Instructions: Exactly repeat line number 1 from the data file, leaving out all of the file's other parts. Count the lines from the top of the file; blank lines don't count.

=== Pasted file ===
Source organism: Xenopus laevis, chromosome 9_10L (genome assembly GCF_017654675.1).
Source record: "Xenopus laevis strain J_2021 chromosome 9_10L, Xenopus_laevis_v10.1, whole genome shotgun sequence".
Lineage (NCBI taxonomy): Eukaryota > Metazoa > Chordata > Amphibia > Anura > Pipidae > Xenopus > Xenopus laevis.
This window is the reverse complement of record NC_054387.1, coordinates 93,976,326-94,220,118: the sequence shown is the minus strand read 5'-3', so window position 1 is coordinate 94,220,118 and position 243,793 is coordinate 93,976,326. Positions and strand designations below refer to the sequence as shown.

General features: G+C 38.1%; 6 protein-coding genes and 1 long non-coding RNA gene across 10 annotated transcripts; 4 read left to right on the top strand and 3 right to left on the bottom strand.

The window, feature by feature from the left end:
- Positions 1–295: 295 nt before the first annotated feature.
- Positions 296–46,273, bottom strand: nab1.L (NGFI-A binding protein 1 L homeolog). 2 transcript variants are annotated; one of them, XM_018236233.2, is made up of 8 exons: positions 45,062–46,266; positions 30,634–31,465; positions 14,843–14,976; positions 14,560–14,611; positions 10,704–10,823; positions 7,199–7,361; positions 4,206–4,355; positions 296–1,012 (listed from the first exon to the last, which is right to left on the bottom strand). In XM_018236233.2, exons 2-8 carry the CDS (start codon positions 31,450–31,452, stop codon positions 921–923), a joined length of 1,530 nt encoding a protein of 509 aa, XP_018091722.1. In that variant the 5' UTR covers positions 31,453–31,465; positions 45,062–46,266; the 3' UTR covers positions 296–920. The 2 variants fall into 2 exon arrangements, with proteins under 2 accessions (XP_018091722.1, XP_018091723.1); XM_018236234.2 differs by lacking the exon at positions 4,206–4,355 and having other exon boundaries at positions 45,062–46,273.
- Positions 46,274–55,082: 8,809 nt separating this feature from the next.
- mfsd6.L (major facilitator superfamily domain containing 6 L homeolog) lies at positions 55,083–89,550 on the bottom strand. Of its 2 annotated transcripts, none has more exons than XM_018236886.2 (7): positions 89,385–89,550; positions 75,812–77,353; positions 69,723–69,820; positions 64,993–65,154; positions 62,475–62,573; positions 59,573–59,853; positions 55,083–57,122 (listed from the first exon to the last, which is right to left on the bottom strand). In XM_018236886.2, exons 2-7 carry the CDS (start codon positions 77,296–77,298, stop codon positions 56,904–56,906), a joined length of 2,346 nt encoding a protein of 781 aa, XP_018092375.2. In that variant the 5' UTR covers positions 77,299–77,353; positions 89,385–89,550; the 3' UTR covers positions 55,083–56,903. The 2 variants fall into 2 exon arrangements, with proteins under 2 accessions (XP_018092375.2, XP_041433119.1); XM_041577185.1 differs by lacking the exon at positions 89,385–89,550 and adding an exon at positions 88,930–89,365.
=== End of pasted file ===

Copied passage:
Source organism: Xenopus laevis, chromosome 9_10L (genome assembly GCF_017654675.1).